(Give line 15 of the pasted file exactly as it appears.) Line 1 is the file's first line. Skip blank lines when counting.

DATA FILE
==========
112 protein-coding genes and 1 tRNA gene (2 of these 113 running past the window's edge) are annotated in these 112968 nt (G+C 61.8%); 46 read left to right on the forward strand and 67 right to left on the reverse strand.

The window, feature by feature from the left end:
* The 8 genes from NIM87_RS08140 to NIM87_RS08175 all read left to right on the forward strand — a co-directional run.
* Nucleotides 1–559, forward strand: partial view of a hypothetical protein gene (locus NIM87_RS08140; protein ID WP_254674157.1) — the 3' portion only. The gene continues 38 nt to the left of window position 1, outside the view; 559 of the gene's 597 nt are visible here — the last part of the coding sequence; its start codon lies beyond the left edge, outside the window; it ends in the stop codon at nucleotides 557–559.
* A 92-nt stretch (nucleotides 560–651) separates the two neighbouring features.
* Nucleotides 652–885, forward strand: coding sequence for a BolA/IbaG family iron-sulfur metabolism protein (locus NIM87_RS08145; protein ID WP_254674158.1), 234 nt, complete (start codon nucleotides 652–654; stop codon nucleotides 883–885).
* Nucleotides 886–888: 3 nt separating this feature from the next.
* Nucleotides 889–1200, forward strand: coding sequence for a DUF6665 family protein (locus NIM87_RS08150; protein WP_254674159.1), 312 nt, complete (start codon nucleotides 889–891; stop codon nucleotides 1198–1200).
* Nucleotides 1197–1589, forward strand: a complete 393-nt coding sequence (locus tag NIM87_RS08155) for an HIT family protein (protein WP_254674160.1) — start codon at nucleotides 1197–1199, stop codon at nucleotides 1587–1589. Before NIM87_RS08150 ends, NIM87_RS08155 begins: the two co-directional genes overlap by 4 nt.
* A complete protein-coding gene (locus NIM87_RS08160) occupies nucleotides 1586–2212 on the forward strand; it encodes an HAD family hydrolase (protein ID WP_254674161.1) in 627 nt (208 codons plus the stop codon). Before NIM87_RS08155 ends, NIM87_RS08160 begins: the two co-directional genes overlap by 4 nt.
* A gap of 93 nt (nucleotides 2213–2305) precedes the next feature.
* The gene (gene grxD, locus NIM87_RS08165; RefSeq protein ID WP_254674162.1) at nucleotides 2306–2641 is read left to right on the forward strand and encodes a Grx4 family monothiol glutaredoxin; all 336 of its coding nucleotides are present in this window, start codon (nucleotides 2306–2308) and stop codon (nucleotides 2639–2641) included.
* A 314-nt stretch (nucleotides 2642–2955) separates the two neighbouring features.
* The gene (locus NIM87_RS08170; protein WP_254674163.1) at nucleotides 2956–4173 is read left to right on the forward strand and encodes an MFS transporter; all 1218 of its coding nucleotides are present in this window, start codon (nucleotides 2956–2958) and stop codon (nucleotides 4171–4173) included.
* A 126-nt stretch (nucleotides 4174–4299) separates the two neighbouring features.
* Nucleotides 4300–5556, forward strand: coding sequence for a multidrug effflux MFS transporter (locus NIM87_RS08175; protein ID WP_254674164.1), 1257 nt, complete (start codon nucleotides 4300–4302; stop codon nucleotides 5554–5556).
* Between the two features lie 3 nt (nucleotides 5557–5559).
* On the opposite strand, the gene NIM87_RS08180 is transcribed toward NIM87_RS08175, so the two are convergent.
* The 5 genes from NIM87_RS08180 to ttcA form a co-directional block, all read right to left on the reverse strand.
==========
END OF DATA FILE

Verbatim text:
* A 126-nt stretch (nucleotides 4174–4299) separates the two neighbouring features.